The Gulf Coast Ecosystem Restoration Council released a draft Funded Priorities List (FPL) Thursday for public comment. This FPL details active restoration projects total $139.6 million, and recommends setting aside approximately $43.6 million for future projects.

According to a summary posted by the Council, the proposed projects on the list would "provide substantial near-term ecological benefits and would help set the stage for future success with large-scale, comprehensive Gulf restoration."

The FPL included eight projects in Alabama, totaling more than $12.6 million in up front or "Category 1" funding and $13.5 million in "Category 2" funding in the future.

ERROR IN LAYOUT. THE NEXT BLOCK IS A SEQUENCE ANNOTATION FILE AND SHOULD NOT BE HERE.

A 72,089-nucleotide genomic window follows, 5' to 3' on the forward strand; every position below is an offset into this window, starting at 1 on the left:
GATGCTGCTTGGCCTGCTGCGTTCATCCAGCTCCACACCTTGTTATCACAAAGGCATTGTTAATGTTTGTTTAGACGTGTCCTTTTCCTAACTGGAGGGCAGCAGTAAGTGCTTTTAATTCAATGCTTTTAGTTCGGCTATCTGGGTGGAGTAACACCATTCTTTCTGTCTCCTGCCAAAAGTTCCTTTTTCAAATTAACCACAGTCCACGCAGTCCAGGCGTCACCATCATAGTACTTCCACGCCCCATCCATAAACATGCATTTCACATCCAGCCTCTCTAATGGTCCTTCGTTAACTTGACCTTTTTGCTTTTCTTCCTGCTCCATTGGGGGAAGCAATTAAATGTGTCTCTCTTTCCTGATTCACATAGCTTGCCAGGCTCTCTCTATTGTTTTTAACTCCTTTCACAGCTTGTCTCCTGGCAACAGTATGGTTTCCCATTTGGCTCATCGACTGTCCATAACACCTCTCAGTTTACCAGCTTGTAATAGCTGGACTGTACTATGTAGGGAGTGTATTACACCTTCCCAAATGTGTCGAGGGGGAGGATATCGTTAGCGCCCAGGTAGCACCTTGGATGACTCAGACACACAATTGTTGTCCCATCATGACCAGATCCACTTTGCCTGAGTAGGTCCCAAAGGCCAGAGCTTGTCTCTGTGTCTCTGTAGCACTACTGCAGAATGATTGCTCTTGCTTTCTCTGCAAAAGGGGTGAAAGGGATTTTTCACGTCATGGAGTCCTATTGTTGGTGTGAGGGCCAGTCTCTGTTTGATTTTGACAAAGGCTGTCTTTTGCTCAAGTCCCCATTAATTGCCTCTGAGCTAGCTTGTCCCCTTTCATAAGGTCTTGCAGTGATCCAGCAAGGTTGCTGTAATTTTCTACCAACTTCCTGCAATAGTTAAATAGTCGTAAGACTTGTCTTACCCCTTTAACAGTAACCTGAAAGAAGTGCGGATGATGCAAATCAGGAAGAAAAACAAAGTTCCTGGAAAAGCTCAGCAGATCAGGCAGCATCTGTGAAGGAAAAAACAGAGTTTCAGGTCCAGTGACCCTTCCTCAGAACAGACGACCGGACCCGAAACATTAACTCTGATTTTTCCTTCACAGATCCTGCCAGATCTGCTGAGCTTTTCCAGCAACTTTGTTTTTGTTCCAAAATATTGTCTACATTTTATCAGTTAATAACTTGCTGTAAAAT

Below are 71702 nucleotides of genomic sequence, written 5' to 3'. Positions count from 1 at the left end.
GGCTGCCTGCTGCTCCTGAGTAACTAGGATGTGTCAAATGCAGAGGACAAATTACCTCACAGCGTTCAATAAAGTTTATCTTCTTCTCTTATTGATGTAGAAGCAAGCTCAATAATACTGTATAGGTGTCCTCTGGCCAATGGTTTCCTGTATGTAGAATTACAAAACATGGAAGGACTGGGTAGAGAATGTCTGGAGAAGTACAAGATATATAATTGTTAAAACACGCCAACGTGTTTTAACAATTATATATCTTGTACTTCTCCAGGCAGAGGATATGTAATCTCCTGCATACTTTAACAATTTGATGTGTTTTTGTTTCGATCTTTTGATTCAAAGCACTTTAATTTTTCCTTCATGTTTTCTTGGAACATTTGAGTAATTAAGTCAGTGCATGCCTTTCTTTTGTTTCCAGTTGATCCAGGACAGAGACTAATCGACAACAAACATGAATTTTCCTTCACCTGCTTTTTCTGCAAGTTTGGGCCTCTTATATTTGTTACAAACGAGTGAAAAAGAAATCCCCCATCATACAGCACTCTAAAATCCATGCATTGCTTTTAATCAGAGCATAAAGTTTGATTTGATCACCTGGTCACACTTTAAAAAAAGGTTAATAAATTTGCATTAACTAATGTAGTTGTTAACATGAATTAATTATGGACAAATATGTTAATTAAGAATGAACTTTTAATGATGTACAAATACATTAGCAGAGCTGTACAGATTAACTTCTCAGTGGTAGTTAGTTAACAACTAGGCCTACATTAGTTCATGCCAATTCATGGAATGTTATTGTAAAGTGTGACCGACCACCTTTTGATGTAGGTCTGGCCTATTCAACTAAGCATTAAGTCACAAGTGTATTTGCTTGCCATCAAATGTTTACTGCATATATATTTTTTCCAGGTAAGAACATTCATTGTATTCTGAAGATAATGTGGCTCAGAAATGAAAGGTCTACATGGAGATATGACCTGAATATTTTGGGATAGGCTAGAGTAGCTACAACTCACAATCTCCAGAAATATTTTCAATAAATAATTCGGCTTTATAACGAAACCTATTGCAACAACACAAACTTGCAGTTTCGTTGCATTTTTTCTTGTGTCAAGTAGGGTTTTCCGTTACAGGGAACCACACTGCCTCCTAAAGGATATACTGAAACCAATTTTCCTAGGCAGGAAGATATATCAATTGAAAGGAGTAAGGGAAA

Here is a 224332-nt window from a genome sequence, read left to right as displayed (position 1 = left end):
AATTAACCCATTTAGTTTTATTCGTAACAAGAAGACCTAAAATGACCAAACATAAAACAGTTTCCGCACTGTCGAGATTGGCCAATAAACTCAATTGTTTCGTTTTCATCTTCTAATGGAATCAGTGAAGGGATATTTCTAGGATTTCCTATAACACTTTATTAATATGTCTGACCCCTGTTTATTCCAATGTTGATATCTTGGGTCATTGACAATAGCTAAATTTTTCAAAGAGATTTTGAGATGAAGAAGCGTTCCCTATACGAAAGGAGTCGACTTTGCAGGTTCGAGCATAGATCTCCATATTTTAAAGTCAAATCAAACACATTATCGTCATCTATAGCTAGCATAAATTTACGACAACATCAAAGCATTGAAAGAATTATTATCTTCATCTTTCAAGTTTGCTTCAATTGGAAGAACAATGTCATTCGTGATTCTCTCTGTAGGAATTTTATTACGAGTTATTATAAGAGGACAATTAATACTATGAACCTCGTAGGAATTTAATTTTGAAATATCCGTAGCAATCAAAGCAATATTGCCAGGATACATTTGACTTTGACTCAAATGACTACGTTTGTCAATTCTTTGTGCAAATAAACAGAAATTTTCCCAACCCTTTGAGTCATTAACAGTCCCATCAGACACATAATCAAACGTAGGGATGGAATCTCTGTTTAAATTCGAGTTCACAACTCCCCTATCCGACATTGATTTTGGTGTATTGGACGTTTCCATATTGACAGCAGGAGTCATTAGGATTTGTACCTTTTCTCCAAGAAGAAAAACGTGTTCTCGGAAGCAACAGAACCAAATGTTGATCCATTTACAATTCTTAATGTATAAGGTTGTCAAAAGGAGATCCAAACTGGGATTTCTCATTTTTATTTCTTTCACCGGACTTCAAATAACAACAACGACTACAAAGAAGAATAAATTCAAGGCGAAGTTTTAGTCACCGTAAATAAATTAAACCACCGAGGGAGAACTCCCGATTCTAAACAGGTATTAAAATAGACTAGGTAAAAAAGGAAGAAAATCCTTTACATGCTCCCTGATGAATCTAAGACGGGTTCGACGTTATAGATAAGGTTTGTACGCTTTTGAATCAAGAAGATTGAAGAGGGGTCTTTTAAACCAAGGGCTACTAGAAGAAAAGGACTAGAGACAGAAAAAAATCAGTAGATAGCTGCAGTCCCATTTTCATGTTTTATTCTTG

In addition to the Alabama projects, the FPL includes projects to fill in abandoned oil and gas canals and wells, work with land owners to prevent approximately 16,000 pounds of fertilizers per year from entering the Gulf, preserve 9,400 acres of "high value coastal habitat," and invest in Gulf-wide science, coordination and planning programs.

A group of local and national conservation organizations including National Audubon Society, the National Wildlife Federation, Environmental Defense Fund and the Nature Conservancy released a joint statement:


"While we haven't yet engaged on the details of the list, we are encouraged to see this first Funded Priorities List moving forward into the public comment period, and we congratulate the RESTORE Council and staff for their efforts to reach this point. The RESTORE Act is focused on comprehensive restoration for the Gulf of Mexico, and our organizations are eager to see strong projects progress to actual construction and implementation.